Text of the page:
Paul Samuelson, nobel laureate and author of what was for many years the best-selling economics textbook (Economics, first published in 1948), was challenged in 1969 by mathematician Stanislaw Ulam to name one proposition in the social sciences that is both true and “non-trivial” (i.e. it’s not obvious, and has useful applications). It took Samuelson some years, but in the end he stated that the theory of comparative advantage met this test.
This theory “demonstrates” that the best outcomes for all countries will be achieved if they all follow a policy of free trade. The theory was formulated by English economist David Ricardo (1772-1823) and published in On the Principles of Political Economy and Taxation (1817), though the name was subsequently coined by John Steward Mill.
As to the theory being “true”, Samuelson believed that the mathematical formulation of the theory “proved” that it was true.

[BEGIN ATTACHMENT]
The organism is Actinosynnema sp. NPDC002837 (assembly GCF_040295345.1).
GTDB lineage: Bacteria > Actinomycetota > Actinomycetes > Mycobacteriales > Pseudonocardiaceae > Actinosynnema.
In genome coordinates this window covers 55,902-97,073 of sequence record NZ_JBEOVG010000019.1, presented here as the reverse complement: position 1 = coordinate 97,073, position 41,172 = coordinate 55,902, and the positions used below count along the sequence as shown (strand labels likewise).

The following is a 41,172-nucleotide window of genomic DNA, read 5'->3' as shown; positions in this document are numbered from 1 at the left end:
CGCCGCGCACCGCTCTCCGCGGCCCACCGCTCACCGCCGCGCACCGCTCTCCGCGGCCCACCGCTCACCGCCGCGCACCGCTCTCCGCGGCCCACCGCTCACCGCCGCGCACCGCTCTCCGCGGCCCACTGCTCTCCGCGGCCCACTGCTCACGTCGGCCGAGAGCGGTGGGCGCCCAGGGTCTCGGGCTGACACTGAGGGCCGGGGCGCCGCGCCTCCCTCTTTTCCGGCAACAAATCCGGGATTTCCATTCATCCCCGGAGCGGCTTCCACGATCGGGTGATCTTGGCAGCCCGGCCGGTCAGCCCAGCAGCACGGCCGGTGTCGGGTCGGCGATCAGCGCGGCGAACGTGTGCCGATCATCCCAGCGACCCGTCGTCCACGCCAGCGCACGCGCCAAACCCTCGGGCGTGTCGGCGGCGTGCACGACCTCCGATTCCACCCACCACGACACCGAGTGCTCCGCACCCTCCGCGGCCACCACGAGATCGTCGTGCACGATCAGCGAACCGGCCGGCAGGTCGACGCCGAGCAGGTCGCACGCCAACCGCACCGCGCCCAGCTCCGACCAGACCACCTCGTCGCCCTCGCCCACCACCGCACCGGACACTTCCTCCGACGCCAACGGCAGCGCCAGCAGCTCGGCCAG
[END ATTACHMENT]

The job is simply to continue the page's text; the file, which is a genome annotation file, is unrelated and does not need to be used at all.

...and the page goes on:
For this, we can go back to Ricardo’s original formulation. He used a simple example of a world economy consisting of two countries, Portugal and England, producing 2 goods, wine and cloth. In his example, Portugal can produce both goods with less labour (i.e. more efficiently). Thus, Portugal has an absolute advantage in the production of both goods. But this difference is greatest in the production of wine. Ricardo shows mathematically that the best outcome for both countries is if England produces only cloth and Portugal only wine – the two economies will produce the greatest combined value of goods in this scenario, and thus consume the greatest quantity of both wine and cloth. Although Portugal has an absolute advantage in the production of both goods, England is said to have a comparative advantage in the production of cloth.